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Role Of Savings In The Economic Growth Of Pakistan

T wo aspects of our economic environment that weigh down on growth are the huge (effective) share of indirect taxes in tax revenue and the second is the declining contribution of national savings to national development. Instead of fueling growth, savings are largely recycled by banks to serve government’s fiscal needs.

SAVINGS AND INSURANCE

The concept of life insurance has evolved from a primary emphasis on conventional insurance protection to a relatively advanced form of a savings product. Life insurance products enhance the role of insurance in an economy by helping in the: (1) mobilization of savings; (2) development of capital markets; and (3) facilitation of the pension system. Specifically, by entering into life insurance contracts, individuals or groups of individuals can save and invest effectively for long periods of time. Life insurance companies pool the periodic premium payments into huge investment portfolios of long-term securities, which in turn provide a stimulus for the development of the capital market. Also, the introduction of attractive pension products partly shifts the role of the government for pension provision to the private insurance sector.

SAVINGS AND CAPITAL MARKETS

A vibrant and robust capital market has a pivotal role in the economic growth and development of a country. There is strong evidence that economies with large stock market capitalization to GDP ratio fare much better as compared to economies having low investment to GDP ratio. A prerequisite to the growth of investments is the level of domestic savings and access to supply of tradable stocks and bonds.

Pakistan has a robust capital market infrastructure and adequate regulatory framework. Pakistan Stock Exchange is still amongst the best performing stock exchanges in the world. However, the capital market capitalization and investment ratios are low. For growth of the capital markets, Pakistan needs to promote domestic savings; foreign investors can only supplement the growth.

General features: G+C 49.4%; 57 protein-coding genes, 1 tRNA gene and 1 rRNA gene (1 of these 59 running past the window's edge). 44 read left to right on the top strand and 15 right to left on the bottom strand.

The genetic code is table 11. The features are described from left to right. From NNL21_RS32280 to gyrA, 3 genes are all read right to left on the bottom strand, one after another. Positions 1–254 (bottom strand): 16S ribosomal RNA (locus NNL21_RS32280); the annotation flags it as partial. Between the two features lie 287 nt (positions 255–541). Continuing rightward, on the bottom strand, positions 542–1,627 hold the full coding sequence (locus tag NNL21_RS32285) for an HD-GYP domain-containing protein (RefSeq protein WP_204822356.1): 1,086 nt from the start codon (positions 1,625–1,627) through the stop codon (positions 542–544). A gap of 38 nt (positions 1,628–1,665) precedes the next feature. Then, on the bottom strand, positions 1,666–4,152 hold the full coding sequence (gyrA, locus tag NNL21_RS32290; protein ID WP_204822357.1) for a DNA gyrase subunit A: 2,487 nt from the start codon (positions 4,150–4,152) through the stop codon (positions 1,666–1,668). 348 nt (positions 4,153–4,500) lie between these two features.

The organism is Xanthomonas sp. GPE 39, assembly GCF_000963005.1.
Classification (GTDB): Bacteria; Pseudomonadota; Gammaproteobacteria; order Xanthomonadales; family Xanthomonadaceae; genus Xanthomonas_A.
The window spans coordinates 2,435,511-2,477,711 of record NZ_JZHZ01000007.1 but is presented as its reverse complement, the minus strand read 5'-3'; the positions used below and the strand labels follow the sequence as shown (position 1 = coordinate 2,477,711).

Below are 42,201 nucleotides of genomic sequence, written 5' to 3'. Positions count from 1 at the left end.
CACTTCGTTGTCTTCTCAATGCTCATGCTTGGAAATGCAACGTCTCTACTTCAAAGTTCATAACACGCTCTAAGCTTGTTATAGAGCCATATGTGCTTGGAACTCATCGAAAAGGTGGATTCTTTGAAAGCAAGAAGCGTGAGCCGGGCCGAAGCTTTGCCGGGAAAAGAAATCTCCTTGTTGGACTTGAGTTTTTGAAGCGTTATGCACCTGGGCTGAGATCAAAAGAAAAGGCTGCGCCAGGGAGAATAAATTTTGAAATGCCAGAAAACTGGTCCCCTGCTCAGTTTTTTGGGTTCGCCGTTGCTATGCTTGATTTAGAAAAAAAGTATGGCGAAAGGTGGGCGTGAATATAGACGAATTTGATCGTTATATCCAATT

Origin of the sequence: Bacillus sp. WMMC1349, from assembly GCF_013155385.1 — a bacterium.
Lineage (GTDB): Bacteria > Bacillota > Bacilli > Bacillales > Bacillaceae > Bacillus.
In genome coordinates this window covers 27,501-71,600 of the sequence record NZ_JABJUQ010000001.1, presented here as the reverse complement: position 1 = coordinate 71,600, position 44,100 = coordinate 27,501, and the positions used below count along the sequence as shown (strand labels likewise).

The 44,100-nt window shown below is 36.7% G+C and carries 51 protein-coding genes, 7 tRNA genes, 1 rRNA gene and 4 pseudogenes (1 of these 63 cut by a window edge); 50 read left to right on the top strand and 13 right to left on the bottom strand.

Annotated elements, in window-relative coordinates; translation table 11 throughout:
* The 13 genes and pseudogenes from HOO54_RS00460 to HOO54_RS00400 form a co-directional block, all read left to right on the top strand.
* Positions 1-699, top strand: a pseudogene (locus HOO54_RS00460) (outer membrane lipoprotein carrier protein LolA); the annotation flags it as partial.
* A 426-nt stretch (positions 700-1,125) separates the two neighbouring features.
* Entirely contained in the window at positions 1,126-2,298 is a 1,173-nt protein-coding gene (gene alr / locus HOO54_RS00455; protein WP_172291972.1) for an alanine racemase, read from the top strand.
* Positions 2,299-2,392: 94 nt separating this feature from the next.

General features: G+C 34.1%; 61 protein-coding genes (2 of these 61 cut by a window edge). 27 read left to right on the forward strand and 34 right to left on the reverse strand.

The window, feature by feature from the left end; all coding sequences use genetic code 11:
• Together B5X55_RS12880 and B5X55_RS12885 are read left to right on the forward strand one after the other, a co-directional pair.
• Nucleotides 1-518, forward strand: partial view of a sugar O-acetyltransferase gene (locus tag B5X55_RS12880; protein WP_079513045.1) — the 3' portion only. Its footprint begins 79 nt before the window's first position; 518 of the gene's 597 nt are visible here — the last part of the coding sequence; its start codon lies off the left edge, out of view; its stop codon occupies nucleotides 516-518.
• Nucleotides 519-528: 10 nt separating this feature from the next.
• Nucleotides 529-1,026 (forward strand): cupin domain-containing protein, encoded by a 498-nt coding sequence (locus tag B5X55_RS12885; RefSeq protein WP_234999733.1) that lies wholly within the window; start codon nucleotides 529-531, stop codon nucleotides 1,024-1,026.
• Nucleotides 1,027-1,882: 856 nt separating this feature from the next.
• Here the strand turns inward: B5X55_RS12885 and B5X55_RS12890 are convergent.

SAVINGS AND MICROFINANCE

Savings is a key part of the poverty-reduction agenda. The microfinance industry has been successful in opening mobile accounts, but has yet to make these accounts active. The microfinance industry has had healthy growth in Pakistan, but now needs to grow exponentially if it is to become a major player in addressing financial exclusion and poverty. Apart from microfinance, agriculture and small business are critical sectors in Pakistan’s economy that play a significant role in job creation and poverty reduction.

SAVINGS AND REMITTANCES

Owning a savings account is the first step toward what many authors and institutions term “financial democracy.” Developing practical savings plans encourages migrants to use remittances toward productive purposes that contribute to development. Banks must focus on designing mechanisms through which remittance clients can save in a formal system linked with remittances and development-enhancing products. Remittances saved formally are an important component of investment financing.